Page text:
Clinical

Jonathan Tsui, MD Jonathan Tsui, MD (2 Posts)

Resident Editor

Geisinger Eye Institute


Jonathan Tsui is currently an ophthalmology resident at Geisinger Eye Institute in Danville, PA. He studied finance at Rutgers Business School as an undergraduate and then continued on at Rutgers to obtain his medical degree. Prior to starting ophthalmology residency, he completed his preliminary year in medicine at University of California, Irvine. His career interests include cataract surgery and global health. Today, when Jonathan is not operating or seeing patients he can be found at the gym, spending time with family, or backpacking abroad.




Facing the Inevitable: A Resident Physician’s Perspective on the COVID-19 Pandemic

As I check in on my patients each morning, I wonder if some will unexpectedly decompensate and die over the coming weeks. I think about myself and my co-residents who are in the hospital all day swabbing patients for COVID-19 without adequate personal protective equipment. Many of my co-residents are on home isolation as a result of this exposure, waiting for their test results and praying that our government will step up and fund more mask production, or civilians will return the N95s they’ve hoarded, or the set of a TV medical drama will donate their props to us.

Connecting Virtually: One Resident Physician’s COVID-19 Week

It was a beautiful late winter Sunday, and my husband and I decided to drive to Plum Island, in the quaint sea town of Newburyport just north of Boston, for some bird-watching and ocean views. I wondered how my sister-in-law was doing — her wedding was scheduled in just seven days, and she and her fiancé had already been faced with tough decisions because of the coronavirus pandemic.

A View From the Frontline: COVID-19 and the UK Doctors’ Perspective

Earlier last week, one patient had been referred in from their family physician, and the onsite senior resident, Adam, had been the doctor to assess them. Symptoms were vague — generally unwell, off food, bit of a cough, possible headache. Viral swabs were taken, because pretty much anyone that had lately walked through the hospital door with even a suspicion of sepsis now had samples sent off.

Routine Infection Prevention Will Not Contain COVID-19

As an internal medicine resident working at Mount Sinai Hospital in Manhattan, COVID-19 has taken over our workroom conversations as the number of new cases enters exponential growth. As an anthropologist who lived in Wuhan for a year and has regularly kept in touch with physicians there since the city was placed under lockdown on January 23, 2020, COVID-19 has proved to be an unprecedented crisis.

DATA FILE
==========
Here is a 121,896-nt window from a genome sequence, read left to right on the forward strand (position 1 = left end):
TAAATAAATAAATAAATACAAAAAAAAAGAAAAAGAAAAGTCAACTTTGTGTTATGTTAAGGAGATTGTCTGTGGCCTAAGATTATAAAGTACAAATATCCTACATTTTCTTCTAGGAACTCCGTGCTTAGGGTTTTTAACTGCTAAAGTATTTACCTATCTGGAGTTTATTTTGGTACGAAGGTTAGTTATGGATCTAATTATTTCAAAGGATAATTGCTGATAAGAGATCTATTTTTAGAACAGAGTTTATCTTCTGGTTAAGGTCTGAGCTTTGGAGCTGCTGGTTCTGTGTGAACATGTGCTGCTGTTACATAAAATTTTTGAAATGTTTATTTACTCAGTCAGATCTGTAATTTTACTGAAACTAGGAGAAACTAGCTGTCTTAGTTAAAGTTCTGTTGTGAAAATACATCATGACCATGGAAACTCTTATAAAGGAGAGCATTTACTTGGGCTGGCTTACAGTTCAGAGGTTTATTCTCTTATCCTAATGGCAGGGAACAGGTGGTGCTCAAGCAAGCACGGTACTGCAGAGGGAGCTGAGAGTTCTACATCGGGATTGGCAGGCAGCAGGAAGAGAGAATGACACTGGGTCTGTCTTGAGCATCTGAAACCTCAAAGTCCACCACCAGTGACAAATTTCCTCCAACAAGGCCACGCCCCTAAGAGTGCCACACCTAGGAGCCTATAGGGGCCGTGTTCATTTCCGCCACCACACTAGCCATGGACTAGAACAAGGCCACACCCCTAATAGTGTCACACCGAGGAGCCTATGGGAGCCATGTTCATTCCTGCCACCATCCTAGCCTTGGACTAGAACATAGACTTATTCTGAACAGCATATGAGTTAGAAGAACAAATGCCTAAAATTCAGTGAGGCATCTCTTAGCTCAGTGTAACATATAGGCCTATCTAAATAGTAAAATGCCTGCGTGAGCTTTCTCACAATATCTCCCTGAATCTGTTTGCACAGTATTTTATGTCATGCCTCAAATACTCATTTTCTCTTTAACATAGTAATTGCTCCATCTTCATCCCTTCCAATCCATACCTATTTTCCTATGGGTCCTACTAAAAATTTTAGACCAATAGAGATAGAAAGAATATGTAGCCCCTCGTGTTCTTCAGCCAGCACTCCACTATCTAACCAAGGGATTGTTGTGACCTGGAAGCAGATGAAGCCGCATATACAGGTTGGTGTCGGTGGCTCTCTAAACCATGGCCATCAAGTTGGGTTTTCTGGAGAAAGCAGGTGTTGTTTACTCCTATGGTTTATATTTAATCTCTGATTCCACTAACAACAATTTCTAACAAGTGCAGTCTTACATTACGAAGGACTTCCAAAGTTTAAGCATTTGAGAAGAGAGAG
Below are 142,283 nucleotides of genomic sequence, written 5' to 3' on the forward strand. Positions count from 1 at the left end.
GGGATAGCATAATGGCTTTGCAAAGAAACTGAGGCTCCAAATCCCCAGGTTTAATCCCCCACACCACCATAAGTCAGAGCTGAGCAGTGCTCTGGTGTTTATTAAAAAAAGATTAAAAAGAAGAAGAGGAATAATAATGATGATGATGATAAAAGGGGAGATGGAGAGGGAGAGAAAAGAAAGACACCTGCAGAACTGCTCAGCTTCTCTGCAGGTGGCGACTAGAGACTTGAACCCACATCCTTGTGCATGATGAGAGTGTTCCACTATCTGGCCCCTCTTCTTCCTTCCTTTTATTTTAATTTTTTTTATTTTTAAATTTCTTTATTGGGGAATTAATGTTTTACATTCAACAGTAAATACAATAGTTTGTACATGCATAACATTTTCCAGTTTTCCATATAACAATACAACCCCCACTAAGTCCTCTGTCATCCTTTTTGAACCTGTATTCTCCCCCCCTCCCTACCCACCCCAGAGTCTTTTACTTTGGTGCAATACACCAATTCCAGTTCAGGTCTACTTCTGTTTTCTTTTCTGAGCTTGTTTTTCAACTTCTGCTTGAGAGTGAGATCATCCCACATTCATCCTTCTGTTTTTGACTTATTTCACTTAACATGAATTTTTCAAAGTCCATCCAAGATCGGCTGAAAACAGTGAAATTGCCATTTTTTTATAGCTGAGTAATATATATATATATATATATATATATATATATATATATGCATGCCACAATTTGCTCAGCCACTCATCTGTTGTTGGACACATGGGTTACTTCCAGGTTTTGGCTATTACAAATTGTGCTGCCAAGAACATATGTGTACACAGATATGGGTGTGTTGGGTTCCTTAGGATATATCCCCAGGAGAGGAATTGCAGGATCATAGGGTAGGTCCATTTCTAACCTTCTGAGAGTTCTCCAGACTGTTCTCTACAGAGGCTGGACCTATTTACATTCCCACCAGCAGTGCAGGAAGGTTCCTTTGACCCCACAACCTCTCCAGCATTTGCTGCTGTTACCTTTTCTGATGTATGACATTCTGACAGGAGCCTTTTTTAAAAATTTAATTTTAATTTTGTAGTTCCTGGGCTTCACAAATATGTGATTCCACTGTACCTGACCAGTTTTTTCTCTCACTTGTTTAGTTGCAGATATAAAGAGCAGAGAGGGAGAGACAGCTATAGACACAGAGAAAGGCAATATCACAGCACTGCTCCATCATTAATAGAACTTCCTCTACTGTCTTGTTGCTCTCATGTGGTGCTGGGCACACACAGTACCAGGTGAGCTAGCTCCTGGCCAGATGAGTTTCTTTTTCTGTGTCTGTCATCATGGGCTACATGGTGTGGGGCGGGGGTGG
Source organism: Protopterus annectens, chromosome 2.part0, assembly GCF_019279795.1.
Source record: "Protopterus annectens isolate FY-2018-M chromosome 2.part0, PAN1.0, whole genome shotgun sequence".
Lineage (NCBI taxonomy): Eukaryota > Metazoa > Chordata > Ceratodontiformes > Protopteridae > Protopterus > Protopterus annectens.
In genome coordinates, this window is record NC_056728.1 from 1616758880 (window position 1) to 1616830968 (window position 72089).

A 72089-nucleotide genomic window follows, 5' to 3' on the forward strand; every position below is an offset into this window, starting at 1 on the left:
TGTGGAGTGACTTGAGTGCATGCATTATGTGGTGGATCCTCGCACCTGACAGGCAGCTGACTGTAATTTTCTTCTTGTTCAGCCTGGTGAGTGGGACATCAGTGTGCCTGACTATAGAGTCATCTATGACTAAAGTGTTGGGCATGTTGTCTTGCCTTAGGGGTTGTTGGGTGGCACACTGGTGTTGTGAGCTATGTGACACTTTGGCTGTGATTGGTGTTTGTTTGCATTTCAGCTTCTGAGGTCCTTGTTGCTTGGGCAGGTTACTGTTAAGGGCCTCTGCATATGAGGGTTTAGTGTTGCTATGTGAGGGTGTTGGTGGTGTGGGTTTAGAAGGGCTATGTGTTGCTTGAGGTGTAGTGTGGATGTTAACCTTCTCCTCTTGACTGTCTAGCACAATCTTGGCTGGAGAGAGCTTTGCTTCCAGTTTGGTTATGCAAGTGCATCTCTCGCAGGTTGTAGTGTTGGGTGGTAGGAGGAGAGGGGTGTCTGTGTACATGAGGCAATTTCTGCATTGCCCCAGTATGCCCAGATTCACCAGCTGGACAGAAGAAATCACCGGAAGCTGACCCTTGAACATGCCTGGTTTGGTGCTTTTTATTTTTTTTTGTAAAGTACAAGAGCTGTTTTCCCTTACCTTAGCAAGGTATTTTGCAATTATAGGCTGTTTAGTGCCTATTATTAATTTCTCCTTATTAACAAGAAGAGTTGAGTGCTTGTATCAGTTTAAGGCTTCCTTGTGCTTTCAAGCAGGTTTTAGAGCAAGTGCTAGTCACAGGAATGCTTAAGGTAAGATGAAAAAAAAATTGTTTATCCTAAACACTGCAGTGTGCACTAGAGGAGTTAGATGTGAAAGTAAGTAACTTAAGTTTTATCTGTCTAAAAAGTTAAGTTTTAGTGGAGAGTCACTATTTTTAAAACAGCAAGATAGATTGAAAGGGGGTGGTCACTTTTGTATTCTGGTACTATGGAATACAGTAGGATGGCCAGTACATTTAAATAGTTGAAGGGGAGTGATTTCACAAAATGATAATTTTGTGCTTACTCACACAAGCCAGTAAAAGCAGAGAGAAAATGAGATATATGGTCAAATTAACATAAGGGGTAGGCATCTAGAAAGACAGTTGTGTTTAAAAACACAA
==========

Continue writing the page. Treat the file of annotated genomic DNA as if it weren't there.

July 1, Take 2: Navigating the Transition from Intern to Senior Resident

You could feel it in the air, in how the nurses double-checked the orders, how the attendings’ notes bloated in size, and even in how the patients, despite their general lack of knowledge towards the inner workings of the hospital, exuded mild apprehension. It was day one of the academic year, the day that the new interns — my new interns — started.

Treat Me If You Can: DNR versus Comfort Measures Only

Caffeine’s effect waned, stomachs rumbled, attention spans faded after rounding on nine acutely ill patients on university wards. It was nearing lunch. I was the senior resident, so I chose the order in which we saw patients. As we arrived at our last patient’s room, I snapped out of my under-caffeinated daze and realized I had made the rookie mistake of leaving our newest and sickest patient for last.

The Appeal of Ambulatory Medicine: How to Create More Primary Care Physicians

When I am asked about my future plans, my response is rightfully met with confusion. I am entering the workforce as an academic internal medicine physician devoting my practice entirely to the outpatient setting. Yet, two-thirds of my residency training has been managing patients within the walls of a hospital. That disconnect raises interesting questions about my career choice, and, naturally, makes me an anomaly among my peers.

Why Being Kind Matters: Mistreatment of Residents Leads to Increased Rates of Burnout and Suicidal Ideation

Residency is a challenging time plagued by long hours, overwhelming clinical service loads, escalating documentation requirements, and inadequate resources for support. A recently published study in the New England Journal of Medicine illustrates how mistreatment in the training environment takes an additional toll on medical trainees.

Announcing the New Resident-Run Twitter @PsychResChat

@PsychResChat is the newest sub-community on Twitter, short for Psychiatry Resident Chat, the brainchild of Dr. Tolu Odebunmi, MD, MPH who is a psychiatry resident at the University of Minnesota. The co-hosts use the account to share information and news relevant to psychiatry residents. Additionally, @PsychResChat is the home of bi-weekly live discussions, aimed at engaging the #PsychResTwitter community.

Atasha Jordan, MD, MBA Atasha Jordan, MD, MBA (1 Posts)

Resident Physician Contributing Writer

Hospital of the University of Pennsylvania


Atasha Jordan, MD, MBA is a recent graduate of the University of Pennsylvania joint MD/MBA program. Dr. Jordan currently works as a psychiatry resident at the Hospital of the University of Pennsylvania. Dr. Jordan’s professional interests lie at the intersection of healthcare delivery innovation and behavioral health. In her spare time, Dr. Jordan co-hosts PsychResChat on Twitter and writes about her experiences as a #DualDegreeDoc via her blog www.atashajordan.com.